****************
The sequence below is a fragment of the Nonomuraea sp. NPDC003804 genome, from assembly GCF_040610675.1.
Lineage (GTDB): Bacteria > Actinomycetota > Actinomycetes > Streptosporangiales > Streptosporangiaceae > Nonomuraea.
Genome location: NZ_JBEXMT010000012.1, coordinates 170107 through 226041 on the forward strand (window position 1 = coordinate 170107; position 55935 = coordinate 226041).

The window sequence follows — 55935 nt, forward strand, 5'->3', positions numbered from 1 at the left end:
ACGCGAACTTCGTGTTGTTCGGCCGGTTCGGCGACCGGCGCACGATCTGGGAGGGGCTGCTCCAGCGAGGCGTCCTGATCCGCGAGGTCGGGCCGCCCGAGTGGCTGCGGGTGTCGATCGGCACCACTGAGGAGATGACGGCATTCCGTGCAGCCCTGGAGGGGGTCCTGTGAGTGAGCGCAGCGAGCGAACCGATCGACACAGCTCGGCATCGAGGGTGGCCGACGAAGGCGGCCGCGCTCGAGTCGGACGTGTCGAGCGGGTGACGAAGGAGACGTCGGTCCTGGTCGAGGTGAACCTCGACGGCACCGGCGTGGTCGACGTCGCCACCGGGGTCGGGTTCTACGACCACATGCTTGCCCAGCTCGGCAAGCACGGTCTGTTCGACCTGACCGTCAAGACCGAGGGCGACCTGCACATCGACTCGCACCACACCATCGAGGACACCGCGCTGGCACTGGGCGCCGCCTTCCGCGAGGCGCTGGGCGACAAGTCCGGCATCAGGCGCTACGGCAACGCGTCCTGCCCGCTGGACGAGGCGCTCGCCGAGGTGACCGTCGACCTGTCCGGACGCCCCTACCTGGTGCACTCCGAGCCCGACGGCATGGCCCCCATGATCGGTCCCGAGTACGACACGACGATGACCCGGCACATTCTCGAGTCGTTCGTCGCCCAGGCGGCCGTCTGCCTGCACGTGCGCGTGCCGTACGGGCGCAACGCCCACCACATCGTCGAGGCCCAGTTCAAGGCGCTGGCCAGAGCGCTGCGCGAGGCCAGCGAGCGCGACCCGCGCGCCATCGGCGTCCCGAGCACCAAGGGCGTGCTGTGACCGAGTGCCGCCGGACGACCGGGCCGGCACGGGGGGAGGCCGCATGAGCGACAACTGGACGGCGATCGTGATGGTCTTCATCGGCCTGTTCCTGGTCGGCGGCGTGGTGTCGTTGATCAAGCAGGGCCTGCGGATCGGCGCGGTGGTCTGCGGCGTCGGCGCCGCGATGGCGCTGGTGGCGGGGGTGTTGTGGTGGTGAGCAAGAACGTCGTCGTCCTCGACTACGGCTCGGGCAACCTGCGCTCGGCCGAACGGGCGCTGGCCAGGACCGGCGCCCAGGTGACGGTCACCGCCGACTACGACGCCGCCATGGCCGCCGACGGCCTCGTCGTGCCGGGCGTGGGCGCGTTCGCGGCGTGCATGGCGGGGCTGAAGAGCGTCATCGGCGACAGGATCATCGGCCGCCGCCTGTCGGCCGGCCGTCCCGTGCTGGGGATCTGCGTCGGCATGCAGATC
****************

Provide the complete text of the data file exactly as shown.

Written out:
The sequence below is a fragment of the Nonomuraea sp. NPDC003804 genome, from assembly GCF_040610675.1.
Lineage (GTDB): Bacteria > Actinomycetota > Actinomycetes > Streptosporangiales > Streptosporangiaceae > Nonomuraea.
Genome location: NZ_JBEXMT010000012.1, coordinates 170107 through 226041 on the forward strand (window position 1 = coordinate 170107; position 55935 = coordinate 226041).

The window sequence follows — 55935 nt, forward strand, 5'->3', positions numbered from 1 at the left end:
ACGCGAACTTCGTGTTGTTCGGCCGGTTCGGCGACCGGCGCACGATCTGGGAGGGGCTGCTCCAGCGAGGCGTCCTGATCCGCGAGGTCGGGCCGCCCGAGTGGCTGCGGGTGTCGATCGGCACCACTGAGGAGATGACGGCATTCCGTGCAGCCCTGGAGGGGGTCCTGTGAGTGAGCGCAGCGAGCGAACCGATCGACACAGCTCGGCATCGAGGGTGGCCGACGAAGGCGGCCGCGCTCGAGTCGGACGTGTCGAGCGGGTGACGAAGGAGACGTCGGTCCTGGTCGAGGTGAACCTCGACGGCACCGGCGTGGTCGACGTCGCCACCGGGGTCGGGTTCTACGACCACATGCTTGCCCAGCTCGGCAAGCACGGTCTGTTCGACCTGACCGTCAAGACCGAGGGCGACCTGCACATCGACTCGCACCACACCATCGAGGACACCGCGCTGGCACTGGGCGCCGCCTTCCGCGAGGCGCTGGGCGACAAGTCCGGCATCAGGCGCTACGGCAACGCGTCCTGCCCGCTGGACGAGGCGCTCGCCGAGGTGACCGTCGACCTGTCCGGACGCCCCTACCTGGTGCACTCCGAGCCCGACGGCATGGCCCCCATGATCGGTCCCGAGTACGACACGACGATGACCCGGCACATTCTCGAGTCGTTCGTCGCCCAGGCGGCCGTCTGCCTGCACGTGCGCGTGCCGTACGGGCGCAACGCCCACCACATCGTCGAGGCCCAGTTCAAGGCGCTGGCCAGAGCGCTGCGCGAGGCCAGCGAGCGCGACCCGCGCGCCATCGGCGTCCCGAGCACCAAGGGCGTGCTGTGACCGAGTGCCGCCGGACGACCGGGCCGGCACGGGGGGAGGCCGCATGAGCGACAACTGGACGGCGATCGTGATGGTCTTCATCGGCCTGTTCCTGGTCGGCGGCGTGGTGTCGTTGATCAAGCAGGGCCTGCGGATCGGCGCGGTGGTCTGCGGCGTCGGCGCCGCGATGGCGCTGGTGGCGGGGGTGTTGTGGTGGTGAGCAAGAACGTCGTCGTCCTCGACTACGGCTCGGGCAACCTGCGCTCGGCCGAACGGGCGCTGGCCAGGACCGGCGCCCAGGTGACGGTCACCGCCGACTACGACGCCGCCATGGCCGCCGACGGCCTCGTCGTGCCGGGCGTGGGCGCGTTCGCGGCGTGCATGGCGGGGCTGAAGAGCGTCATCGGCGACAGGATCATCGGCCGCCGCCTGTCGGCCGGCCGTCCCGTGCTGGGGATCTGCGTCGGCATGCAGATC